Who isn’t a sucker for a world that never existed?
For instance, look at the London in the opening scenes of Sabotage (1936), a tense thriller from Alfred Hitchcock‘s pre-Hollywood period. This London so well-behaved that a bobby reprimands a green grocer for dropping a piece of lettuce because someone could step on it and “break ‘is leg.”
Break ‘is leg, indeed! Imagine a law enforcement officer with enough time on his hands to make a fuss about lettuce! It’s ridiculous!
Homolka is Mr. Verloc, a slightly odd man who owns the Bijou Cinema. He has a thick accent and sinister eyebrows, and is inexplicably married to a much-younger, beautiful British woman (Sidney). Sidney’s character, in between running the theatre and fixing gourmet meals, looks after her kid brother (Desmond Tester).
Unbeknownst to everyone, Homolka’s character moonlights as a saboteur. In the film’s opening, he puts sand in an electrical generator which causes a power outage. But this does not satisfy his sabotage superiors, and they ask him to do something more sinister, such as planting an explosive device in a cloakroom in Piccadilly Circus.
It is remarkable that, in this movie, people are not naturally suspicious of Homolka. He is a menacing character who always looks like he’s trying not to strangle you. It is only when evidence against Homolka begins to mount, that the police come sniffing around the theatre. The grocer next store (he of the dropped lettuce) quizzes Homolka. “You must’ve been showing some funny sort of films,” he says accusingly. “You know, perhaps a bit too odd.”
Homolka is told to plant the device early on a Saturday afternoon; it is timed to go off at 1:45 pm. However, because the police are watching him and his house, Homolka cannot leave. He has the bomb but there is no way to dispose of it.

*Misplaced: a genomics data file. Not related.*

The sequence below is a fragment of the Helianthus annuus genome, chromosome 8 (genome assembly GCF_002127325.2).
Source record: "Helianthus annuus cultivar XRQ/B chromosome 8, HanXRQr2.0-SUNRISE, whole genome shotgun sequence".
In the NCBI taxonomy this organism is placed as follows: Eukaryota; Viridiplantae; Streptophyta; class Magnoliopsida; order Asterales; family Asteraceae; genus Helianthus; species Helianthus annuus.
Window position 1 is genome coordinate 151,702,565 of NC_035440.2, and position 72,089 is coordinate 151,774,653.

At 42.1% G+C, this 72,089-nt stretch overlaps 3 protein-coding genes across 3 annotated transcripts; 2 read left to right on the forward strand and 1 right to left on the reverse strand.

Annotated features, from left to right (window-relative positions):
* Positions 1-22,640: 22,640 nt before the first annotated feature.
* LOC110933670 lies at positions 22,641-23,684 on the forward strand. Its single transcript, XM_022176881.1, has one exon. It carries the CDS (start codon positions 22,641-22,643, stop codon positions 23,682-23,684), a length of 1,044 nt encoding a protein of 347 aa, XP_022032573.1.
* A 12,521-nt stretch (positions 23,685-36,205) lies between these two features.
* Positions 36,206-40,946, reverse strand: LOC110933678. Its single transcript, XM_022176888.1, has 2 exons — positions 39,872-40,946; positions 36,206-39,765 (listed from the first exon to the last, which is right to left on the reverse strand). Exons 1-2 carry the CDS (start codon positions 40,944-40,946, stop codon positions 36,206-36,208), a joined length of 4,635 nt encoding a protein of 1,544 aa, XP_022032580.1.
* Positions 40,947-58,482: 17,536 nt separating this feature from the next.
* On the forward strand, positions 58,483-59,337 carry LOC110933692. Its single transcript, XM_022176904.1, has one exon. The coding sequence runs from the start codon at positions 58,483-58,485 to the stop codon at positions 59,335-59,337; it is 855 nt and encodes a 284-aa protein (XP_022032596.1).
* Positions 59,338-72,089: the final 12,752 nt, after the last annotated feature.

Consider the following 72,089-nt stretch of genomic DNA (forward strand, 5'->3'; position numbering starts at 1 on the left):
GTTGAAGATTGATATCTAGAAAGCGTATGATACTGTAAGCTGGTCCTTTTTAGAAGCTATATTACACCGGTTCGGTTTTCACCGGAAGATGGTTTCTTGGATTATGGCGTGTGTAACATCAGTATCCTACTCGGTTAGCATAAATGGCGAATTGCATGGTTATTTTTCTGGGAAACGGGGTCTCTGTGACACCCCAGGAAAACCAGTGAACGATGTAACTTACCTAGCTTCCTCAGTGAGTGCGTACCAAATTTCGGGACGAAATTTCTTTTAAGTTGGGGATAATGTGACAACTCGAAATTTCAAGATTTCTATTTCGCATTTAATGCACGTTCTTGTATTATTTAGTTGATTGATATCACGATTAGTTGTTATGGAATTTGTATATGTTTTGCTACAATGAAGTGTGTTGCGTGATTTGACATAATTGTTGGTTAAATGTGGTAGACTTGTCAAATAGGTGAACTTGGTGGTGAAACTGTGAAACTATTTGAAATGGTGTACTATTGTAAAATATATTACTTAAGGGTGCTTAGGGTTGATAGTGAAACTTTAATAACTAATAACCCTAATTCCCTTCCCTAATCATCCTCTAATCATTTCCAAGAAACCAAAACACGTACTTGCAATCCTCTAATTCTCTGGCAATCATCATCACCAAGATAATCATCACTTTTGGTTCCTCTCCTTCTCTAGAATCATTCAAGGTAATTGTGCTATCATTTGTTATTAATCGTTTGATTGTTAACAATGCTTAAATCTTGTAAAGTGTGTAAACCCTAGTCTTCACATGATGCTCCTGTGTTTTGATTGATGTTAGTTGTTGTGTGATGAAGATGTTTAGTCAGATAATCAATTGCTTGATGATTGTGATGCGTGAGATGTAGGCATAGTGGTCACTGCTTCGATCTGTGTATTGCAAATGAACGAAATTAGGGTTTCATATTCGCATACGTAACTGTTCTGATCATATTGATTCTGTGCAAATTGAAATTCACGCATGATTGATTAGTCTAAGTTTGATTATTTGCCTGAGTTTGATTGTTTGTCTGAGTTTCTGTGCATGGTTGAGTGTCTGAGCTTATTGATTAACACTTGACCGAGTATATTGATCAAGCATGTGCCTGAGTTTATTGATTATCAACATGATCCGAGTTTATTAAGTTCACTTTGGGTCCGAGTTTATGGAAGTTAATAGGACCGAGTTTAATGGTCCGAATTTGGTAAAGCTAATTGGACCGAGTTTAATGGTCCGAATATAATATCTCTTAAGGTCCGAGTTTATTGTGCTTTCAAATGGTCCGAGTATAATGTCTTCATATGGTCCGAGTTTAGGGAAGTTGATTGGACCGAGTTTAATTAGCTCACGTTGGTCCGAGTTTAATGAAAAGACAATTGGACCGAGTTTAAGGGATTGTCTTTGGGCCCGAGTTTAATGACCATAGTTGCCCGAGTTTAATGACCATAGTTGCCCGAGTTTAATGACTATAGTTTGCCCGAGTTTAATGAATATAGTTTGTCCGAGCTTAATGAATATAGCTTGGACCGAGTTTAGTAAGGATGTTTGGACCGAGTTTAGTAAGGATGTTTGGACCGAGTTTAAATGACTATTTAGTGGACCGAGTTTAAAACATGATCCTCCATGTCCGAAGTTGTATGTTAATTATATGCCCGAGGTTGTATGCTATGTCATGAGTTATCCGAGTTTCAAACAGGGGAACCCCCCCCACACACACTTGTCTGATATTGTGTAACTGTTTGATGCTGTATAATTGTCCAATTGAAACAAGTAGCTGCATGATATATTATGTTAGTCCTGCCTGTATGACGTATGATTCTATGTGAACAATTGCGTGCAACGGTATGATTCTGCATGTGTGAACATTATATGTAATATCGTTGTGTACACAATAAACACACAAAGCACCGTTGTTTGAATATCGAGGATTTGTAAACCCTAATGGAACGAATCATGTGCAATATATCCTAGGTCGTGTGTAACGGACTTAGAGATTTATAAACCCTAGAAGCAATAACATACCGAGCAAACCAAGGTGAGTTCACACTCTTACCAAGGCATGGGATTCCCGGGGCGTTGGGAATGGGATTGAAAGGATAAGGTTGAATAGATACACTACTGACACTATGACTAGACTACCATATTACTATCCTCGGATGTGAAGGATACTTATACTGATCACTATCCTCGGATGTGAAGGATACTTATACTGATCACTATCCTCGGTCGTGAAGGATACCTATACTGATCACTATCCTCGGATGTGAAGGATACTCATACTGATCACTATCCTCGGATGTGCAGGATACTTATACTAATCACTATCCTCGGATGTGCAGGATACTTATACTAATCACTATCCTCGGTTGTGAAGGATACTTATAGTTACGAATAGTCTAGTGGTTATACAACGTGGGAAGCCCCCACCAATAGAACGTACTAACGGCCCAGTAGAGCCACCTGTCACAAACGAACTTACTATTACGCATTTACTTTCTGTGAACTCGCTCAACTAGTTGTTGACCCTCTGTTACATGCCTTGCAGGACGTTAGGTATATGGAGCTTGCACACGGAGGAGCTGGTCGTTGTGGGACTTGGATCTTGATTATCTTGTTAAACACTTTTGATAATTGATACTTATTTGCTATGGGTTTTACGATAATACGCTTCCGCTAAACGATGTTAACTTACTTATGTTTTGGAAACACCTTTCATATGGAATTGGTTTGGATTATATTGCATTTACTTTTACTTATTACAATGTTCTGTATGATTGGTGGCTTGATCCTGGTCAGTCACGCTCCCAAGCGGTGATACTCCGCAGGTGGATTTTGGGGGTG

However, he realizes the boy, his wife’s beloved kid brother, could transport the bomb without arousing suspicion. Yes, of course! The bomb could be disguised as film reels that need to be returned to Picadilly Circus! The boy need never know the truth because surely he could deliver the package in time!
This is where Hitchcock toys with his audience. Turns out the kid brother doesn’t walk, he meanders. He becomes distracted by a street performer who demonstrates personal grooming products. Then he stops to watch a parade. Finally, realizing the time, he decides to take a bus, even though the flammable film reels (not to mention EXPLOSIVES) are not allowed on public transport.
Hitchcock never fails to remind us of the time of day; he keeps showing clocks that are counting down. It’s 1:30, and the boy is still on the bus, innocently clutching the explosives. It’s 1:35; now 1:40! The bus is stalled in gridlock traffic! It’s 1:43! 1:44!
Well, the boy comes to a bad end and at that moment you are filled with rage and disbelief. Suddenly, this is no longer genteel London where bobbies fuss over dropped lettuce. This is a dark, twisted London where saboteurs kill innocent children and shrug it off as the price of doing business.
Some movie scenes will always stay with you. You may forget the actors, or the title, or details of the plot, but there are certain things that will never be erased from your memory. If you watch Hitchcock’s Sabotage, we guarantee the scene in Piccadilly Circus is one you won’t easily forget.
Sabotage: starring Sylvia Sidney, Oscar Homolka, Desmond Tester. Written by Charles Bennett. Directed by Alfred Hitchcock. Gaumont-British Picture Corp., B&W, 1936, 75 mins.